Many people don’t realize that the Toyota HiLux has a history covering eight generations. During this time, it has earned the reputation of being a reliable and trusted commercial vehicle. Time and again, the HiLux has proven itself in territories such as the Antarctic and other harsh climates. With more than 17.7 million units sold, it is by far one of Europe’s best-selling trucks. Drivers are happy to note that it answers more than just their work needs, but also provides everyday comforts essential to making the ride more endurable. To get a better feel for the Hilux, take a look at its history.
Introducing the Hilux and First Generation
Hino Motors was in charge of the Toyota HiLux, which was a replacement for the Briska line. The first generation was from 1968-1972 and consisted of a short-wheelbase model with a 1.5-liter engine. It was available at the retail chains Toyopet Store and Toyota Store, both in Japan. The 1971 modification to the engine brought it up to speeds of 81 mph. In 1969, the long-wheelbase version was added, with the short-wheelbase model staying in production for numerous years. North America didn’t see the long-wheelbase until 1972.
Despite its name, the HiLux wasn’t a luxury vehicle unless you were comparing it to something like the Stout. It was designed to replace the Briska, coming in smaller than the larger Stout. Eventually, the Hilux replaced the Stout completely in a few markets. In North America, the only style found with regularity combined with rear-wheel drive, a short bed, and the regular cab. It was the typical truck style with leaf springs and a live axle in the back, coil springs, and A-arms in the front plus a four-speed manual transmission.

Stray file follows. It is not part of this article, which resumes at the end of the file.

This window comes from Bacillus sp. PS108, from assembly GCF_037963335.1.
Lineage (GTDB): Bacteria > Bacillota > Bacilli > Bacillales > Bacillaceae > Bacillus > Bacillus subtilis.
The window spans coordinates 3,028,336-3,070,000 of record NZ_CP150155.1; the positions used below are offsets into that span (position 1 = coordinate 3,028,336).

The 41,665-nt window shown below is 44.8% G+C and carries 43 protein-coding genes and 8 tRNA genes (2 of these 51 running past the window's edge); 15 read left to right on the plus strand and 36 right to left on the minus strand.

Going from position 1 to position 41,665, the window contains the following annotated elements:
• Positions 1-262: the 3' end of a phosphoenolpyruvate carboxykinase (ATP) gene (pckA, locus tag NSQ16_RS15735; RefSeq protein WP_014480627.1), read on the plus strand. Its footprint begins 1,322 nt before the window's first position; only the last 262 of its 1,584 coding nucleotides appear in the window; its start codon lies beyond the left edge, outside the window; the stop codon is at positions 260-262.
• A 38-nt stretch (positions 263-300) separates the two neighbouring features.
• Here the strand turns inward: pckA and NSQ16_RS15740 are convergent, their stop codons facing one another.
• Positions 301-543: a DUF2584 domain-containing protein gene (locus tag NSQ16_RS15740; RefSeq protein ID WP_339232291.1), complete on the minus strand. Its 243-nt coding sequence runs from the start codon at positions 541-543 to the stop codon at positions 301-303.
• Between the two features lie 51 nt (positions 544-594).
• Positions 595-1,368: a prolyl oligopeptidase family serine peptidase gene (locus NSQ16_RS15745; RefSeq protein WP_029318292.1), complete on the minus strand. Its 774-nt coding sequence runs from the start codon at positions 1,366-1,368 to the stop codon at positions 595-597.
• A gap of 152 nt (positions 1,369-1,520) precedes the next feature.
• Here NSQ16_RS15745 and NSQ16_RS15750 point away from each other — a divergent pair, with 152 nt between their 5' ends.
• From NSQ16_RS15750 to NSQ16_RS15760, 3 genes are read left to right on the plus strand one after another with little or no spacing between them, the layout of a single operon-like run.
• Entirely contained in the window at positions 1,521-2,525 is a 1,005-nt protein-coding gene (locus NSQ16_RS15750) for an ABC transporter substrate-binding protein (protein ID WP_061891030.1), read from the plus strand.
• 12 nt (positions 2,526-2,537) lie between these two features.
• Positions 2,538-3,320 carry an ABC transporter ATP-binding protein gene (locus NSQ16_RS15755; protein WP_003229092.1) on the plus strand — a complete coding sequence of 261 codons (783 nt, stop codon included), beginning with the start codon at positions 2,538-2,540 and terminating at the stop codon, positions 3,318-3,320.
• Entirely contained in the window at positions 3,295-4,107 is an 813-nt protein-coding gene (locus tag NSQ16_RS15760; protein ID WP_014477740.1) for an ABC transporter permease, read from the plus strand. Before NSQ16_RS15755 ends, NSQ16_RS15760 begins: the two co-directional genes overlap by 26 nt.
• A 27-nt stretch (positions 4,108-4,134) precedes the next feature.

The second generation of the Toyota HiLux lasted from 1972-1978. It had a more comfortable interior and featured updates to the exterior. There was an option for a long bed, and the 2.0-liter 18R engine was offered. The three-speed automatic transmission was also available, reaching top speeds of 84 mph. In 1975, the model was redesigned to provide more equipment as standard and to include a larger 2.2-liter 20R engine. The SR5 trim package was also introduced, and the five-speed manual transmission was offered as an option. 1975 also marked when the name Hilux truly was phased out with “truck” replacing it.
The third generation was from 1978-1983, with a 4WD variant introduced in 1979. The smallest engine you could pair this Hilux with was the 2.0-liter. In 1979, the diesel engine was offered in the L series on 2WD models and then in March of 1983 with some 4WD models. The body saw a redesign with new headlights and a more streamlined body. An automatic transmission was offered, and the gear ratio was lowered overall. 1981 saw a merger, with Winnebago and Toyota entering North America’s SUV market. Vehicles that came from this partnership were the Trailblazer, the Wolverine, and the Trekker.
The fourth generation was from 1983-1988 and saw the introduction of the extended cab option, providing an extra six inches of cab space for storage. The carbureted 1984 models had a 22R engine, while the fuel-injected option arrived that year, as well. From there, the Hilux continued to evolve.